A panel of 28 high-profile executives met for the first time last Thursday to thrash out a sustainable procurement plan,

Construction industry representatives included David Fison, chief executive of Skanska in the UK, and Tim Stone, chairman of the financing group at KPMG. The government has appointed former Carillion chairman and chief executive Sir Neville Simms to head the panel, which will draw up guidelines for public sector procurement managers to ensure they work only with firms that have shown a commitment to sustainability.

The sustainable procurement taskforce, set up by the Department for the Environment, Food and Rural Affairs, has given the panel until next April to develop an action plan for change.

The initiative comes at a pivotal time for contractors, when many are relying on public sector spending to boost turnover, especially as recovery in the commercial market is still slow.

However, some firms have questioned whether the recommendations that the panel is expected to reach will be enforced. For instance, one problem faced by the panel will be whether to give priority to environmentally sound solutions when there are cheaper alternatives.

The guidelines are likely to include calculations on the environmental impact of using certain building materials, energy in construction and transport infrastructure.

Simms said: “The taskforce has a unique opportunity to engage with key business sectors in the drive towards more sustainable public procurement. I believe the government has a major role to play in stimulating markets to bring forward sustainable solutions.”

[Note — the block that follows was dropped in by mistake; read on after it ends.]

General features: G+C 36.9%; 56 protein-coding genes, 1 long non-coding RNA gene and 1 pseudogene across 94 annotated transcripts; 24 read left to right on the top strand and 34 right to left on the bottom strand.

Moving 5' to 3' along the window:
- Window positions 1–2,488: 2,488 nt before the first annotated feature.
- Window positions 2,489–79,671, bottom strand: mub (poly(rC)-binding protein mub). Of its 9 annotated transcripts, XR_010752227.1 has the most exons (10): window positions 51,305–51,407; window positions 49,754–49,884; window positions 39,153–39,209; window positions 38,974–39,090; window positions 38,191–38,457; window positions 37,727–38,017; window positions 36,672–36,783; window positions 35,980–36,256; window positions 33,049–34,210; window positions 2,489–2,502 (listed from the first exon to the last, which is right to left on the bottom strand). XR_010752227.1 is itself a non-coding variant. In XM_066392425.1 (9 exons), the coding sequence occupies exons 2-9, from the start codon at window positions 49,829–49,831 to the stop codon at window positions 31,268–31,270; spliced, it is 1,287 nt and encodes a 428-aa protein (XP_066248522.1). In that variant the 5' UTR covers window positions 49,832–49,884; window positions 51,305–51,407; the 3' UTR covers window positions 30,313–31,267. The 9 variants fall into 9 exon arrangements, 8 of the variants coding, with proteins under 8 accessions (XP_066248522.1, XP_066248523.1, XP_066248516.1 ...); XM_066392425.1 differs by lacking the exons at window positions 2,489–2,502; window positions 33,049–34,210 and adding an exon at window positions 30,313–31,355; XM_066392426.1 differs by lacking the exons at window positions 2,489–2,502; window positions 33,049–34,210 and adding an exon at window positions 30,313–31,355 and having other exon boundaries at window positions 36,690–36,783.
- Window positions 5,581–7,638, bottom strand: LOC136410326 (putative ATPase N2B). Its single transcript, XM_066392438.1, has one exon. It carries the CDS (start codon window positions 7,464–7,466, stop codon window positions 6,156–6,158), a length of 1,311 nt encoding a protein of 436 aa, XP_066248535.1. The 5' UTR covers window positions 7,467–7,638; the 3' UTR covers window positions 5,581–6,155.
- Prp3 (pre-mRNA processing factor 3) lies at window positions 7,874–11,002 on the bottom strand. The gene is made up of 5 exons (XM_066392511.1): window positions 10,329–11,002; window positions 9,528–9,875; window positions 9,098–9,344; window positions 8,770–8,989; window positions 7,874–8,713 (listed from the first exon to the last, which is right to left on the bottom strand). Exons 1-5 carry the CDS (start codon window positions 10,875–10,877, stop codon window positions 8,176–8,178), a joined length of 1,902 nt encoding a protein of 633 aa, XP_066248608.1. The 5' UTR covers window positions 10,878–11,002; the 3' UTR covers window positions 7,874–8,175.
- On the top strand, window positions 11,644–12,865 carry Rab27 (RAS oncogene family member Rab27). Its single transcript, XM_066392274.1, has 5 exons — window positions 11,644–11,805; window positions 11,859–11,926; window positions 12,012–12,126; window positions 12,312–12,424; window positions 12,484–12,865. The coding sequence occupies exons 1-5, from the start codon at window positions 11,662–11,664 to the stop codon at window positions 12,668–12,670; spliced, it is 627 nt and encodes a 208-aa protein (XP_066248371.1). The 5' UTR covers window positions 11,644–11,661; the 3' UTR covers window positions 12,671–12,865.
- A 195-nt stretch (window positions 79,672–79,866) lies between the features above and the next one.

I want our work to lead to major changes in both public and private procurement

Sir Neville Simms, chair of panel

He added that it was up to government departments to take the recommendations of the panel seriously. He said: “It is vital that the taskforce delivers not only a plan of action, but also a commitment on the part of those responsible for specification and delivery. I want our work to lead to major changes in both public and private sector procurement.”

Environment secretary Margaret Beckett said: “The public sector spends more than £125bn a year and I look forward to the taskforce’s action plan setting out how the public sector can embed sustainable development into procurement.”

Simms was chief executive of Carillion until John McDonough took over in 2001. He will report to Beckett and the chief secretary to the Treasury, who are responsible for the government’s goal of establishing the UK as a leader in Europe on sustainable procurement by 2009.

It has earmarked four priority areas: sustainable consumption and production; climate change and energy; protecting natural resources, and environmental enhancement and sustainable communities.